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Will ETFs Gain as US Consumer Confidence Improves in January?

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Consumer confidence in the United States improved in January after declining in December. It seems like the introduction of another round of stimulus and the beginning of the inoculation process have supported consumers. The Conference Board's measure of consumer confidence index stands at 89.3, comparing favorably with December’s reading of 87.1. Moreover, January’s reading slightly beat the consensus estimate of 89, per a Reuters’ poll. Notably, the metric continued to be below the pre-pandemic level of 132.6 in February.

The Present Situation Index, which gauges consumer views on current business and labor market conditions, declined to 84.4 this month from 87.2 in December. Meanwhile, the Expectations Index, which is a measure of consumers’ short-term (for the next six months) outlook for income, business and labor market conditions, rose to 92.5 from 87 in December.

Moreover, the survey’s labor market differential, calculated from data on respondents’ views on whether sufficient jobs are available or difficult to get, declined to a reading of (3.2) in January from (1.9) in December, per a Reuters article. Meanwhile, the uncertainty surrounding the coronavirus pandemic with the recent rise in the number of new cases may put keep a check on consumer spending, in the near term at least.

In this regard, Lynn Franco, Senior Director of Economic Indicators at The Conference Board, reportedly said, “consumers' appraisal of present-day conditions weakened further in January, with COVID-19 still the major suppressor. Consumers' expectations for the economy and jobs, however, advanced further, suggesting that consumers foresee conditions improving in the not-too-distant future. In addition, the percent of consumers who said they intend to purchase a home in the next six months improved, suggesting that the pace of home sales should remain robust in early 2021.”

Present U.S. Economy Scenario

It is being believed that the chances of another trench of coronavirus-aid package and improved coronavirus vaccine rollout are making a strong case in favor of faster U.S. economic recovery in 2021. Going on, democrats have taken control of the U.S. Senate with two Georgia victories. Notably, an effective control of the U.S. Congress by the Democrats is likely to bring in higher fiscal stimulus funding and faster implementation of nationwide vaccination in order to curb the pandemic along with higher allotment of funds for infrastructural development and boosting jobs in the near future.

President Joe Biden has announced details of his $1.9-trillion stimulus plan, which has been named the American Rescue Plan. The relief package will extend the additional federal unemployment payment through September and will raise it to $400 per week. The new plan also includes $1,400 of direct payments to many Americans and extends the federal moratoriums on evictions and foreclosures through September, per a CNBC article.

The stimulus proposal also allocates $350 billion in state and local governments support, sets aside around $70 billion for coronavirus testing and vaccination programs, and increases the federal minimum wage to $15 per hour, according to the same CNBC article. It is worth noting here that there is ambiguity regarding whether Biden’s proposal will be approved by Congress.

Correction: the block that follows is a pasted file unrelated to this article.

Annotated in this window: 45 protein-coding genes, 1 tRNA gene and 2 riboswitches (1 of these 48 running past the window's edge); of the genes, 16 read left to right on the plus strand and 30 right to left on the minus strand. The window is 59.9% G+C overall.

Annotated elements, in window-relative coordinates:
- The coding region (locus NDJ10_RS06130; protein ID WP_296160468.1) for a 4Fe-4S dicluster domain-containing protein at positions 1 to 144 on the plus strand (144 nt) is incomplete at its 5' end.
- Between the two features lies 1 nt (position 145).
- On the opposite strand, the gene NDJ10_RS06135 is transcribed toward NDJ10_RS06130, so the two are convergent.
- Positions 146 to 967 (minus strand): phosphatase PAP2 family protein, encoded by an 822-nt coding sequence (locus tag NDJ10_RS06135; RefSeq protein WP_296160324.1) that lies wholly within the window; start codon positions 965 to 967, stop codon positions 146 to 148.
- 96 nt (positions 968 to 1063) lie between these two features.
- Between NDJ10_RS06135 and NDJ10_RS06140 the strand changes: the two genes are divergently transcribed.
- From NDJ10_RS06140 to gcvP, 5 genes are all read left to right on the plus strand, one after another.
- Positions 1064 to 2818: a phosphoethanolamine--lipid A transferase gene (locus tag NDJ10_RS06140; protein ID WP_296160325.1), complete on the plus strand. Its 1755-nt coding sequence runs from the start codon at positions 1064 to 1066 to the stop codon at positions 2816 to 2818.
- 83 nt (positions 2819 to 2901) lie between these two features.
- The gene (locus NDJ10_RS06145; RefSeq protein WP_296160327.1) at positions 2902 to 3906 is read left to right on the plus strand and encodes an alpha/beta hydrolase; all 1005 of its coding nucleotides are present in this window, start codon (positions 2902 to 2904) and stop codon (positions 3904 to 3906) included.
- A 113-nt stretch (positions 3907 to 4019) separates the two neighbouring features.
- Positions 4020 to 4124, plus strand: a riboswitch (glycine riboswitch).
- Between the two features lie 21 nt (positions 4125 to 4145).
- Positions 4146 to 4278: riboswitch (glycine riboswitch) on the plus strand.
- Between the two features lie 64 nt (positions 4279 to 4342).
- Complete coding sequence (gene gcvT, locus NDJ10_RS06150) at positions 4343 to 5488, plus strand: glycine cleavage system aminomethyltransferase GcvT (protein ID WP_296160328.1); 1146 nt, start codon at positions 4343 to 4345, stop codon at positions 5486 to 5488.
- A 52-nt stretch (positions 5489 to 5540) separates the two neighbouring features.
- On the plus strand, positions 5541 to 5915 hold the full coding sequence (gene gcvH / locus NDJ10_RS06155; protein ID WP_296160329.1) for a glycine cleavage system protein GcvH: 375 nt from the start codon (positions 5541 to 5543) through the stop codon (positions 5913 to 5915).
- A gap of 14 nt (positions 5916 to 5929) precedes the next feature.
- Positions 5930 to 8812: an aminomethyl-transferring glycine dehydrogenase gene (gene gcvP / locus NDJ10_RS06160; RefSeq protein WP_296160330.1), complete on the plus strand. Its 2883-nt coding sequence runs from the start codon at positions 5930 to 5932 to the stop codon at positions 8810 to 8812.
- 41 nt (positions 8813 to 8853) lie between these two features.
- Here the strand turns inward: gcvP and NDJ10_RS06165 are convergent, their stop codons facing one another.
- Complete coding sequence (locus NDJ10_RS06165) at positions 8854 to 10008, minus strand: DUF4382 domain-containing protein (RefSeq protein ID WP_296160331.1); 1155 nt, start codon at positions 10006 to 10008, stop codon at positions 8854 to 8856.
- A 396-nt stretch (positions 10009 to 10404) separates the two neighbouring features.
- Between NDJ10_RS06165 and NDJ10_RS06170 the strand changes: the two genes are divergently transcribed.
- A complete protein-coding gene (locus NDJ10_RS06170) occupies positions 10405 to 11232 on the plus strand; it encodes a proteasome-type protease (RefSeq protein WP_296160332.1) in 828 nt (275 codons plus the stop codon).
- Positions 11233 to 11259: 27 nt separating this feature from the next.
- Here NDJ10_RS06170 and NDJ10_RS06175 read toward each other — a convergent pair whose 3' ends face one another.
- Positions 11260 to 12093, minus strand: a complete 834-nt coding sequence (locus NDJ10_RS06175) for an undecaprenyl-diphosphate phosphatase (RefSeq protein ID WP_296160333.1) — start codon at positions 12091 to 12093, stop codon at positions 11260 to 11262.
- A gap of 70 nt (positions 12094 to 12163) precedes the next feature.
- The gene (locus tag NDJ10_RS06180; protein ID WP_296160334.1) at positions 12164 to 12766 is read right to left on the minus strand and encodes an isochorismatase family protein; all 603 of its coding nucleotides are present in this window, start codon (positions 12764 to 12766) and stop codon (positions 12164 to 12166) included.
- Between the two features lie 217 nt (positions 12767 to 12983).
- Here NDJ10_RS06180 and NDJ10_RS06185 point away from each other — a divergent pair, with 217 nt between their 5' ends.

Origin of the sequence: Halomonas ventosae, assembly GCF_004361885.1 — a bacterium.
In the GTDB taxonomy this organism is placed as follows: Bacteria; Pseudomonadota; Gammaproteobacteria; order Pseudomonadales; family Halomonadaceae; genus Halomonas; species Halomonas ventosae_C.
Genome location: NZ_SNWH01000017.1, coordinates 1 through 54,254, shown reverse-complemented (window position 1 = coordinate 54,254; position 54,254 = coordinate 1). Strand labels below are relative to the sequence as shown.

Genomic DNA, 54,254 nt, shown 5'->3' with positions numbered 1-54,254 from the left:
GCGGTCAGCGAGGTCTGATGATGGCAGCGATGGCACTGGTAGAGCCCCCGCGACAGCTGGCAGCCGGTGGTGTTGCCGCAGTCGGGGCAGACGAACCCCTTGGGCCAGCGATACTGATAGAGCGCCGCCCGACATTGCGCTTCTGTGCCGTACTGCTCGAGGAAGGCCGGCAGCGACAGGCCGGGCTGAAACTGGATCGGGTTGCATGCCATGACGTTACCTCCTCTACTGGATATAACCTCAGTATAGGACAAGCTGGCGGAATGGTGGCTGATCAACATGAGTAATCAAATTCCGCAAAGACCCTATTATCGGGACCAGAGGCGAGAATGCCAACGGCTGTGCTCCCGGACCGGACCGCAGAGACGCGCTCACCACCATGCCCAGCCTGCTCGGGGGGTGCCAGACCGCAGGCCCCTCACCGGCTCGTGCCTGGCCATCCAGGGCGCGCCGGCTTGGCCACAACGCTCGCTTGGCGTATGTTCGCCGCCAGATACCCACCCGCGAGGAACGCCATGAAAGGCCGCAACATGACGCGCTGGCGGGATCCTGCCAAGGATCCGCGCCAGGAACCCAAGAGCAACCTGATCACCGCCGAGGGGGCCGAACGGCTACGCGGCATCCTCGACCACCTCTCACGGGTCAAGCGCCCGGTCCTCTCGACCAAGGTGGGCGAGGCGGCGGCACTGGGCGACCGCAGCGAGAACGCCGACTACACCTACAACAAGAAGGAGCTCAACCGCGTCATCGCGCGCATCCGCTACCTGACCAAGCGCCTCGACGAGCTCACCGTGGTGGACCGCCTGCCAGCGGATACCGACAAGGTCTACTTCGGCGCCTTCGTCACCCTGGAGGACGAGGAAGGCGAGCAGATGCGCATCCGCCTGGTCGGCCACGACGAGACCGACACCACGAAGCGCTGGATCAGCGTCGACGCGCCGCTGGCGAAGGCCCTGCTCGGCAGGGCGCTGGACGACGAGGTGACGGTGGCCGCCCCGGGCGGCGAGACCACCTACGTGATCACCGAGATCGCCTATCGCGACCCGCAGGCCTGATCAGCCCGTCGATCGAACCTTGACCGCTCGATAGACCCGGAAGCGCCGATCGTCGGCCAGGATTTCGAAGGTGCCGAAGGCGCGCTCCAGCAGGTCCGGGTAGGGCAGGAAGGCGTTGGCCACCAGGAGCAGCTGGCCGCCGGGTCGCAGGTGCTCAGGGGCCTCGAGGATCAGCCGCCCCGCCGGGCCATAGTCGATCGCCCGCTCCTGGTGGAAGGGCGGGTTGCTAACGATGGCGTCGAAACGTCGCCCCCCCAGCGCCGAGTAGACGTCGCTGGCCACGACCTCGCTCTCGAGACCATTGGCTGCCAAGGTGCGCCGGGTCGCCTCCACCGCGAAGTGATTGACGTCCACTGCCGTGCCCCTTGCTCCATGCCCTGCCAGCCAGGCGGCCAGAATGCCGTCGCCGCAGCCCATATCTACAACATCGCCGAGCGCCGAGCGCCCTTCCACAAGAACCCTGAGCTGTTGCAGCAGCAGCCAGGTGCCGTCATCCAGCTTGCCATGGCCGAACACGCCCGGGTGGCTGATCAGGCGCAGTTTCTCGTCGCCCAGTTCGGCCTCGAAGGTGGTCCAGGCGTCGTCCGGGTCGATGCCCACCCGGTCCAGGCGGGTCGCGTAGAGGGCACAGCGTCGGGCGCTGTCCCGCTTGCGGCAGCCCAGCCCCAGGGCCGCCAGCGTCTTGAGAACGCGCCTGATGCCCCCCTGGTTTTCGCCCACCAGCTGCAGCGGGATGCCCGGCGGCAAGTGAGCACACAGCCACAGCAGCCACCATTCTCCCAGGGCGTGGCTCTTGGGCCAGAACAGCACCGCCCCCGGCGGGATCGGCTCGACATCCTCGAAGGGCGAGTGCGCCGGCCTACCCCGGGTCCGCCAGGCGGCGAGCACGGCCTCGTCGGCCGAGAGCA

The starting of the vaccination process among people is buoying optimism. Biden is expected to increase the distribution of coronavirus vaccines by giving more finds to local and state officials, increasing the number of vaccination sites and introducing a national education campaign.

Meanwhile, the Fed in its commitment to drive economic recovery has decided to keep the interest rates at near-zero level. The central bank will also continue with the asset purchase program at the current rate until “substantial further progress” is made to reach a state of healthy inflation and maximum employment levels.

ETFs That Might Gain

The moderate improvement in consumer confidence can help the consumer discretionary sector, which attracts a major portion of consumer spending. Below, we have highlighted the four most popular ones that target the broader consumer discretionary sector (see all Consumer Discretionary ETFs):

The Consumer Discretionary Select Sector SPDR Fund (XLY - Free Report)

This is the largest and most popular product in the consumer discretionary space, with AUM of $19.29 billion. It tracks the Consumer Discretionary Select Sector Index. The fund charges 13 basis points (bps) in fees per year and carries a Zacks ETF Rank #2 (Buy), with a Medium-risk outlook (read: Tesla Hits Brake After Dismal Q4 Earnings: ETFs to Watch).

Vanguard Consumer Discretionary ETF (VCR - Free Report)

This fund currently follows the MSCI US Investable Market Consumer Discretionary 25/50 Index. VCR charges investors 10 bps in annual fees. The product has managed $5.28 billion in its asset base and carries a Zacks ETF Rank #2, with a Medium-risk outlook (read: Cyclical ETFs in Spotlight on Biden's American Rescue Plan).

First Trust Consumer Discretionary AlphaDEX ETF (FXD - Free Report)

This fund tracks the StrataQuant Consumer Discretionary Index, which employs the AlphaDEX stock-selection methodology to select stocks from the Russell 1000 Index. FXD has AUM of $1.45 billion. It charges 64 bps in annual fees and has a Zacks ETF Rank #2, with a Medium-risk outlook.

Fidelity MSCI Consumer Discretionary Index ETF (FDIS - Free Report)

This fund tracks the MSCI USA IMI/Consumer Discretionary 25/50 Index. The product has amassed $1.39 billion in its asset base. It charges 8 bps in annual fees from investors and carries a Zacks ETF Rank #2, with a Medium-risk outlook.

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